Furthermore, ComputerJA confirmed the existence of a sixth Cárdenas Guillén brother, Rafael, who had been theorized previously based upon circumstantial evidence, and that he was born in December 1950, making him the oldest brother, although his birth certificate had been erased from the government database.
Brothers in Crime
The early days of the Cárdenas Guillén brothers was hardly noteworthy; Osiel used to wash law enforcement trucks in Matamoros, which lead to his nickname “El Costroso” (crusty) for always being dirty, along with Antonio, whom it appears he was always closest to. At some point thereafter Mario helped Osiel start a mechanic shop.
In all likelihood the mechanic shop was just a front for their true business; Mario had started a minor drug organization, with Antonio handling cocaine purchases, quite possibly from members of the CDG, Osiel handling retail drug sales, and Homero handling small scale trafficking into the United States.
Eventually it reached the attention of authorities; Mario was arrested in 1995 and imprisoned in Matamoros on organized crime and drug trafficking charges and sometime thereafter Osiel Cárdenas Guillén joined the CDG.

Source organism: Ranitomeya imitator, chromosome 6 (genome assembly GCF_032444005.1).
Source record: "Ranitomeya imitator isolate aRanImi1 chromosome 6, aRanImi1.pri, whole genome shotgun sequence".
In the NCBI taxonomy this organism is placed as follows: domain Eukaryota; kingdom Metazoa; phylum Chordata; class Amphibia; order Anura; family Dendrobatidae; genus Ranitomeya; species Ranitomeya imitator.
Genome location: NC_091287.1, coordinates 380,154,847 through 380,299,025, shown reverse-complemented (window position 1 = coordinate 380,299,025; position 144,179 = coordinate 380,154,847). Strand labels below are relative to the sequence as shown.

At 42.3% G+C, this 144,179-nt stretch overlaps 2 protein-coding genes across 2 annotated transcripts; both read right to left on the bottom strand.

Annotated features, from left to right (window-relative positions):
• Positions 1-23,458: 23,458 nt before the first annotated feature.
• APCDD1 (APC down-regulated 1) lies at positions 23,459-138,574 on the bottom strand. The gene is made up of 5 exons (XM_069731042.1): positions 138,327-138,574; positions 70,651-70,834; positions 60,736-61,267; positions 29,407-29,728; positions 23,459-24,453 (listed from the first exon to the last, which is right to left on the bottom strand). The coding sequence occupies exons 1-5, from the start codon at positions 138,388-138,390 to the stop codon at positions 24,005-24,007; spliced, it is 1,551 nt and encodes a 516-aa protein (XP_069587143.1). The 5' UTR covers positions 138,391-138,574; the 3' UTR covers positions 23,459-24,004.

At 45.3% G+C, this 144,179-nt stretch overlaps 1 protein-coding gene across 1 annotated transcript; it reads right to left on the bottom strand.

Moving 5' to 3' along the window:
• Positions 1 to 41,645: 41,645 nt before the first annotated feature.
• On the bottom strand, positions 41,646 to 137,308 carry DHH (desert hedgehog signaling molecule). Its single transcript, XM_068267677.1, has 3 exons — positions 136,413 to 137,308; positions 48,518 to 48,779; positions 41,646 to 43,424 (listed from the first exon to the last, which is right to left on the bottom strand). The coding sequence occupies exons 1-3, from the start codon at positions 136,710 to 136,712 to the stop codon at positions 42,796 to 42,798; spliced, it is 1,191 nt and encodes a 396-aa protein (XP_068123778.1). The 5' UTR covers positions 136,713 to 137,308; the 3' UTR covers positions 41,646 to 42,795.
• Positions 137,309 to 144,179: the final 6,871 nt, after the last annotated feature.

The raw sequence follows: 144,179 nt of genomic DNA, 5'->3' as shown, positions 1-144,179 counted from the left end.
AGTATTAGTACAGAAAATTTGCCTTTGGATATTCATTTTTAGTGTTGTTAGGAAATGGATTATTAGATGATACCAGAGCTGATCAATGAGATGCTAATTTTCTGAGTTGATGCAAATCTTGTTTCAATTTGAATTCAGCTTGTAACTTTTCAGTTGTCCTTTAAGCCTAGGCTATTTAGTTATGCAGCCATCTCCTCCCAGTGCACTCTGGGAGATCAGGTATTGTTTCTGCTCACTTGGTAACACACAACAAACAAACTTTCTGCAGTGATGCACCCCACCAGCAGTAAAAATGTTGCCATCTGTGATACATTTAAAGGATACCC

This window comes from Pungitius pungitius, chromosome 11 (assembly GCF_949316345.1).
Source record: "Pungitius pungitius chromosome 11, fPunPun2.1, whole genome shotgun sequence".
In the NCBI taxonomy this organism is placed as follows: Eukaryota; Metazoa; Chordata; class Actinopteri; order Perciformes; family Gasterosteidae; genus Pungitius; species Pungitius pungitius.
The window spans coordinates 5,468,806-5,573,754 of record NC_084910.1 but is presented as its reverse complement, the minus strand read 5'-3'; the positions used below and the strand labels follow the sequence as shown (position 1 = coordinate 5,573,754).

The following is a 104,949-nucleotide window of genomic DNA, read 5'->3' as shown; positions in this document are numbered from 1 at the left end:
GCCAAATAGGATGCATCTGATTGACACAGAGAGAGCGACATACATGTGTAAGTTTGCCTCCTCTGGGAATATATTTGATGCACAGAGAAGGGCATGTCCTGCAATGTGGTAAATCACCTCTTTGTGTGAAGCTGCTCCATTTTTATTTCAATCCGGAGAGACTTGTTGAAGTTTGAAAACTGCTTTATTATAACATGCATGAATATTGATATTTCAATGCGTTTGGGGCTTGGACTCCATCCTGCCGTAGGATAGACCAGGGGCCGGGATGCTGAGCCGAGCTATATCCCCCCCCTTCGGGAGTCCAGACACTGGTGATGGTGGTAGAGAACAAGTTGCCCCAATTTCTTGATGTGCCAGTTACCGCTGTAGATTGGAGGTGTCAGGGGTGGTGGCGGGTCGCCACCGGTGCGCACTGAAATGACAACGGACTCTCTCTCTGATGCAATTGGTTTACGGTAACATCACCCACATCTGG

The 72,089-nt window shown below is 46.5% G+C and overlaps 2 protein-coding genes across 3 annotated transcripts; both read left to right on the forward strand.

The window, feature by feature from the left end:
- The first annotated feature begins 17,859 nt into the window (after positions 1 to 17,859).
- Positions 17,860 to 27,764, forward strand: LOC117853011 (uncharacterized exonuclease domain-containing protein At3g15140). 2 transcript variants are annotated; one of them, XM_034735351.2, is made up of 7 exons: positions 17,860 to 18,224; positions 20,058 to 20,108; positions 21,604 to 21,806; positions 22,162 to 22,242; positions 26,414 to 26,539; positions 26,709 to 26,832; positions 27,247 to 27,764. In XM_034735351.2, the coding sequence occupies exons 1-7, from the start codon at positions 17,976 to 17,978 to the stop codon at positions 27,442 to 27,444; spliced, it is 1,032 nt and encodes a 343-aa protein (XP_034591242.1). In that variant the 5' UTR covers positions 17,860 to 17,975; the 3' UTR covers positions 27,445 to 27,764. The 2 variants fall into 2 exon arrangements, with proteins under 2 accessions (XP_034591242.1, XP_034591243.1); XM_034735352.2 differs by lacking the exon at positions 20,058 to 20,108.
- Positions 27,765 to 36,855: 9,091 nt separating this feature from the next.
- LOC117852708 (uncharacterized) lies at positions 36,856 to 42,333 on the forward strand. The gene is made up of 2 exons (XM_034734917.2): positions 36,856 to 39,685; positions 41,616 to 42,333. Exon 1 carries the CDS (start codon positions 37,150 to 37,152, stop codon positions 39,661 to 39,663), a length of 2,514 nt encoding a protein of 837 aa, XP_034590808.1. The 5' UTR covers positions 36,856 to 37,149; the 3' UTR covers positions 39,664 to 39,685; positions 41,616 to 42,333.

Becoming “El Patrón”
In January 1996, the reign of Juan García Abrego ended; he was arrested by the Mexican army and extradited to the United States the following year, plunging the CDG in a period of instability as a number of leaders came and went.
Eventually the CDG settled under the leadership of a former lieutenant of Juan García Abrego, Angel Salvador “El Chava” Gómez Herrera. Osiel Cárdenas Guillén was, or became, a close friend of “El Chava” Gómez during his time as leader of the CDG, to the point they were considered “compadres”. In that period of time Osiel is said to have become an important part of the CDG, with some reports indicating he was operations leader or, possibly, sharing leadership with “El Chava” Gómez .